“The last thing we wanted to do was lose right away and go home at Champaign,” said Maxey. “We played Forreston and they had some big boys and liked to run up and down like we did.”

The Eagles ended up with a 75-67 win over Forreston in the quarterfinals and they advanced to meet Pana.

“Both Greg and I had our worst shooting nights of our careers on the same night,” said Maxey. “It didn’t end well. Most of the time if I had a bad game, he would pick me up and if he had a good game, I would pick him up, or any of the others would pick us up. We had four players who averaged in double figures. We were a team that other teams couldn’t focus on one or two players.”

“We just didn’t shoot well against Pana,” said Feezel. “I think 30% was the best. If we would have shot well, but that’s the way the game goes sometimes.”

That dropped the Eagles into the third place contest against Melrose Park Walther Lutheran. Unfortunately, St. Elmo fell in overtime, 71-62 to finish fourth at the Class 1A State Tournament.

“It was a lot of fun and you hope even as a coach you get a chance to get back there,” said Feezel. “It’s also most gratifying that we did it in a system with two classes unlike today. We played against schools way bigger than we were. You have a few memories in March when it’s state tournament time again each year. The community was really behind us and other teams, they were rooting for us.”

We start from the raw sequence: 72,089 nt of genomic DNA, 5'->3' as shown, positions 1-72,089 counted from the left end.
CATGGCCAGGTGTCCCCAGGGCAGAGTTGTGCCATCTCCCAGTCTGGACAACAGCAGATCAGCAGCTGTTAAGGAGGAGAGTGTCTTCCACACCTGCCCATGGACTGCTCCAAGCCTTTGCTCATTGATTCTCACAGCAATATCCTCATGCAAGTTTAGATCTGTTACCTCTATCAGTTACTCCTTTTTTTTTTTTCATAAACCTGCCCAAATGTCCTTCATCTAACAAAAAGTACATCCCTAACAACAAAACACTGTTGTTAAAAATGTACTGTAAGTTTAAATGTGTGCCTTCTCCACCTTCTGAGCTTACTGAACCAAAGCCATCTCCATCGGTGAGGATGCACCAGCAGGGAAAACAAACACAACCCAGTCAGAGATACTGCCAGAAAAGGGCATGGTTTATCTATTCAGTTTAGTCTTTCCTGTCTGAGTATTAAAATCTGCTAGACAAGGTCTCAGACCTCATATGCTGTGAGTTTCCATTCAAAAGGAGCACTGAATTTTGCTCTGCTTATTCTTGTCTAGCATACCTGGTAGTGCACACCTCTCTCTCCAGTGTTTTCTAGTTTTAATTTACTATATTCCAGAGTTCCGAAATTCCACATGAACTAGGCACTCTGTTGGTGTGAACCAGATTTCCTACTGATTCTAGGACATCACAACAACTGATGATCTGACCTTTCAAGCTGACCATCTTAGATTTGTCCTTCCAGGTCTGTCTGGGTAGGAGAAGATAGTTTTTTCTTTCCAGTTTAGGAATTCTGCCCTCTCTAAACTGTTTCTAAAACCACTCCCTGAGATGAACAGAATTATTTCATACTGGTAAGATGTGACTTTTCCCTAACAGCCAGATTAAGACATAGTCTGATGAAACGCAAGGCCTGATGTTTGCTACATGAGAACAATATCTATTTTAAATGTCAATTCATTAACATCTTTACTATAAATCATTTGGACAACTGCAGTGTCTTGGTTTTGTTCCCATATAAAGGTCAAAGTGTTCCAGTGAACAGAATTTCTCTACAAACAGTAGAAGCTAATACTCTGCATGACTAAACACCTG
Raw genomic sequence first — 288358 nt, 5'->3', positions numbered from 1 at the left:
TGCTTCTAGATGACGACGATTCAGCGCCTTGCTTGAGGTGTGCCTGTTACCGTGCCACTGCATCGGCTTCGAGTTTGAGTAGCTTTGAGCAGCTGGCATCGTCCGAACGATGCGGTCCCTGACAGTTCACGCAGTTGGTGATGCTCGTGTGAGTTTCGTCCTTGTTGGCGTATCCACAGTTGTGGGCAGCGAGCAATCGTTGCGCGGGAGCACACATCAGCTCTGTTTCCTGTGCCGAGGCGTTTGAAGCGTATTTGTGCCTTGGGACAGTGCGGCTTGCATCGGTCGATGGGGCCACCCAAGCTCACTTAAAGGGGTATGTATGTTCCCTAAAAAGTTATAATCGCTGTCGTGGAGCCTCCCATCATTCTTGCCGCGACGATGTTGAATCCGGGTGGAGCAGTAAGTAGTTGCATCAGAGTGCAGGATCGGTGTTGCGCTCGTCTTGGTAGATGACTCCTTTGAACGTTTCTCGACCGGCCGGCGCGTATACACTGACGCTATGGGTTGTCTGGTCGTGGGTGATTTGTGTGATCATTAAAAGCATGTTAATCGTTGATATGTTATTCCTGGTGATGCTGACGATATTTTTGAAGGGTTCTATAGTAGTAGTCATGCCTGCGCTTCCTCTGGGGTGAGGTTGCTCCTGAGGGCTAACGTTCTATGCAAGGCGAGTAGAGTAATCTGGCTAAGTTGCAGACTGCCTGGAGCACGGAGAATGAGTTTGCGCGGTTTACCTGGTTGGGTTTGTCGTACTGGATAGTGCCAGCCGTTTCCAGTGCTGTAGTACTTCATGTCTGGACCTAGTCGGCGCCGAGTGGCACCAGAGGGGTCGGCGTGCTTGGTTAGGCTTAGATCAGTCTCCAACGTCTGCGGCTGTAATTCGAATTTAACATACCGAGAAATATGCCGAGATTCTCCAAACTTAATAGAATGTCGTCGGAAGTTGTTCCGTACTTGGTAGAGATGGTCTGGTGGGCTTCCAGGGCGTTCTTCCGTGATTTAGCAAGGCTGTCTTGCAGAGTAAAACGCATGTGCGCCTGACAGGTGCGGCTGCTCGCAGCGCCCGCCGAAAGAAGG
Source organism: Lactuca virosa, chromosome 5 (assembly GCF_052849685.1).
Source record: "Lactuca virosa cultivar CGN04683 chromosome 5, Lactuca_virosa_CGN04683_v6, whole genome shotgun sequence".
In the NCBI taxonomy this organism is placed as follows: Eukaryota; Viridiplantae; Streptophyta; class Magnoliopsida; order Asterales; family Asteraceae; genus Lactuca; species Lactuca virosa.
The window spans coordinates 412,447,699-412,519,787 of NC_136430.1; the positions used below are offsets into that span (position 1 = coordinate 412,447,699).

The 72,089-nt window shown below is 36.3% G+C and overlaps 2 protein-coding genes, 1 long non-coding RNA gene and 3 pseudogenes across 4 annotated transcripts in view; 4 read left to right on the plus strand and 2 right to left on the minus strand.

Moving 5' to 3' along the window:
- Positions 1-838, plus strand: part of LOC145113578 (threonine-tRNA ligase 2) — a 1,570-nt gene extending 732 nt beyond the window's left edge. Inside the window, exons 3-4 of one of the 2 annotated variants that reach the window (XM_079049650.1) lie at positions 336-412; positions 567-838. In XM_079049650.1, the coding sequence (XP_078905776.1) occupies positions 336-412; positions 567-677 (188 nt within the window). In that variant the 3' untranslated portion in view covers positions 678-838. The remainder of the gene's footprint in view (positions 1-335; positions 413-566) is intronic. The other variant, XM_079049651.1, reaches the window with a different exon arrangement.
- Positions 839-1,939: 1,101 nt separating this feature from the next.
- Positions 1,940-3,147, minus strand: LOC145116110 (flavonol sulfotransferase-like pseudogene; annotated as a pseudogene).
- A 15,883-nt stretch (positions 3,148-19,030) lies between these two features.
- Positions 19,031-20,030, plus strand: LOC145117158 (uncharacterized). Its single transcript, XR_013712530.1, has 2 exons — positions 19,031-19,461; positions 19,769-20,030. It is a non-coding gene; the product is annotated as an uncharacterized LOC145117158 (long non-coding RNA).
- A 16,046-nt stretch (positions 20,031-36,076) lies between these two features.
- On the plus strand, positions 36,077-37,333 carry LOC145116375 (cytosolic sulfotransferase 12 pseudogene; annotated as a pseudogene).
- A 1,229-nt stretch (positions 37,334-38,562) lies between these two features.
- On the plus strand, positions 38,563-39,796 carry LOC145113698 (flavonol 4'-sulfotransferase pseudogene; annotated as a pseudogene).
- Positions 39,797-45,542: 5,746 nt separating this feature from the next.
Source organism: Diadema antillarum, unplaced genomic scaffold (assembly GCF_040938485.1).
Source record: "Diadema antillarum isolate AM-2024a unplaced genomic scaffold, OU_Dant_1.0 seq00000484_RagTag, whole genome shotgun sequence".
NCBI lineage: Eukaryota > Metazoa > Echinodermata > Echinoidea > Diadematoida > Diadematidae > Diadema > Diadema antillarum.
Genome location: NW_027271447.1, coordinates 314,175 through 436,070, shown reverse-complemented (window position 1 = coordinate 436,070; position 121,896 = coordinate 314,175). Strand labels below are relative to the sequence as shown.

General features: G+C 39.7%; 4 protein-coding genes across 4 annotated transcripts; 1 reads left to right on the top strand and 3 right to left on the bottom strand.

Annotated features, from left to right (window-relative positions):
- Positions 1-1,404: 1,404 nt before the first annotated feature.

Pana went on to win the state title by beating Pinckneyville, 62-58.

The Eagles were coached by Dan Denton who passed away at the age of 57 on October 20, 2011. Denton coached at St. Elmo from 1985 to 1995. When he died, he was teaching golf at Kankakee Community College and also coached girls basketball there.

“He was a great guy and a great motivator,” said Maxey. “None of us got in trouble much because he helped us out. He was just a player’s coach. As far as a basketball coach, you couldn’t ask for a better one. We teased each other. He would say he coached us to the state tournament but we always told him we made him and people wouldn’t even know him if it wasn’t for us. That was a standing joke.

“He started a bunch of us as sophomores over the seniors. How old you were didn’t matter to him. He looked to put the best team on the floor.”

“Coach Denton pushed us very hard and held us accountable for everything we did,” said Feezel. “He knew when he had pushed hard enough and he’d back off. We joked with him and we liked him. When it came time to work hard, he expected a lot out of us. I’ve watched and learned from him and other coaches just like him.

“He got us out and we saw the world. We went to Indiana and played and got to play against a couple of Illini players. That probably helped more than anything getting exposure in the summertime.”

St. Elmo was the smallest school to reach the Sweet 16 with 177 students and finished with a 28-4 record.

“We just had a great team and really good students,” said Maxey. “It was a great group of guys playing a sport that we loved.”